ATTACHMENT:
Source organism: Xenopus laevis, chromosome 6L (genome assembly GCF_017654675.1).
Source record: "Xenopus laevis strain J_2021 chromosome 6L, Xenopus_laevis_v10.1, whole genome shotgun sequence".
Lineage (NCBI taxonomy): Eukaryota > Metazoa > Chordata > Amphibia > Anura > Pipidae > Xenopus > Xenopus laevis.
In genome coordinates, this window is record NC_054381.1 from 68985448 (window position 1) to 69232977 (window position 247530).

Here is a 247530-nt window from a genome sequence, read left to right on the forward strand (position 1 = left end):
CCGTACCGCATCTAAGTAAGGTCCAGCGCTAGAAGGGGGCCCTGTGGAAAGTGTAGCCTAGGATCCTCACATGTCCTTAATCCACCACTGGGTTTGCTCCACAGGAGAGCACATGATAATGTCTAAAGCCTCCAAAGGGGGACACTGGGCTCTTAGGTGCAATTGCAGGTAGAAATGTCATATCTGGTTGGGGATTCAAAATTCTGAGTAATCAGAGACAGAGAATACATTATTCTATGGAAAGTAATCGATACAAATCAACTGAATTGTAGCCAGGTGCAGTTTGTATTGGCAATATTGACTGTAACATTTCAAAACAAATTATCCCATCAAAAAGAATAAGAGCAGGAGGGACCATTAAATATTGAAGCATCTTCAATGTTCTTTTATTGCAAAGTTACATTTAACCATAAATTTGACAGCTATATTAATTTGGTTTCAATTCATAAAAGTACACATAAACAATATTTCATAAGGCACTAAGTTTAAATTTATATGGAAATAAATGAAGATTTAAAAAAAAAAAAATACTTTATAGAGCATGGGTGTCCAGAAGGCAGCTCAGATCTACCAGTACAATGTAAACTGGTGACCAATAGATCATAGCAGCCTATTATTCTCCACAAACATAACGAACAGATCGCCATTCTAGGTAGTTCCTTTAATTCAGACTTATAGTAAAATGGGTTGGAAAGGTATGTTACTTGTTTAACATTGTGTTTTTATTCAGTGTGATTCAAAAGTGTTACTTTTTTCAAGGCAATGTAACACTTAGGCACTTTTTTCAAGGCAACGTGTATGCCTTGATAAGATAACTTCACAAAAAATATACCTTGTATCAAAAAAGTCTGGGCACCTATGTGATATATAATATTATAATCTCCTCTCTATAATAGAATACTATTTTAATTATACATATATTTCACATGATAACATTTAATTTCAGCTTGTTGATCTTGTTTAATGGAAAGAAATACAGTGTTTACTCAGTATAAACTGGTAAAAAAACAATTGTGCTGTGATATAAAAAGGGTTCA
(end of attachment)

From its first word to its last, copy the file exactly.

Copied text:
Source organism: Xenopus laevis, chromosome 6L (genome assembly GCF_017654675.1).
Source record: "Xenopus laevis strain J_2021 chromosome 6L, Xenopus_laevis_v10.1, whole genome shotgun sequence".
Lineage (NCBI taxonomy): Eukaryota > Metazoa > Chordata > Amphibia > Anura > Pipidae > Xenopus > Xenopus laevis.
In genome coordinates, this window is record NC_054381.1 from 68985448 (window position 1) to 69232977 (window position 247530).

Here is a 247530-nt window from a genome sequence, read left to right on the forward strand (position 1 = left end):
CCGTACCGCATCTAAGTAAGGTCCAGCGCTAGAAGGGGGCCCTGTGGAAAGTGTAGCCTAGGATCCTCACATGTCCTTAATCCACCACTGGGTTTGCTCCACAGGAGAGCACATGATAATGTCTAAAGCCTCCAAAGGGGGACACTGGGCTCTTAGGTGCAATTGCAGGTAGAAATGTCATATCTGGTTGGGGATTCAAAATTCTGAGTAATCAGAGACAGAGAATACATTATTCTATGGAAAGTAATCGATACAAATCAACTGAATTGTAGCCAGGTGCAGTTTGTATTGGCAATATTGACTGTAACATTTCAAAACAAATTATCCCATCAAAAAGAATAAGAGCAGGAGGGACCATTAAATATTGAAGCATCTTCAATGTTCTTTTATTGCAAAGTTACATTTAACCATAAATTTGACAGCTATATTAATTTGGTTTCAATTCATAAAAGTACACATAAACAATATTTCATAAGGCACTAAGTTTAAATTTATATGGAAATAAATGAAGATTTAAAAAAAAAAAAATACTTTATAGAGCATGGGTGTCCAGAAGGCAGCTCAGATCTACCAGTACAATGTAAACTGGTGACCAATAGATCATAGCAGCCTATTATTCTCCACAAACATAACGAACAGATCGCCATTCTAGGTAGTTCCTTTAATTCAGACTTATAGTAAAATGGGTTGGAAAGGTATGTTACTTGTTTAACATTGTGTTTTTATTCAGTGTGATTCAAAAGTGTTACTTTTTTCAAGGCAATGTAACACTTAGGCACTTTTTTCAAGGCAACGTGTATGCCTTGATAAGATAACTTCACAAAAAATATACCTTGTATCAAAAAAGTCTGGGCACCTATGTGATATATAATATTATAATCTCCTCTCTATAATAGAATACTATTTTAATTATACATATATTTCACATGATAACATTTAATTTCAGCTTGTTGATCTTGTTTAATGGAAAGAAATACAGTGTTTACTCAGTATAAACTGGTAAAAAAACAATTGTGCTGTGATATAAAAAGGGTTCA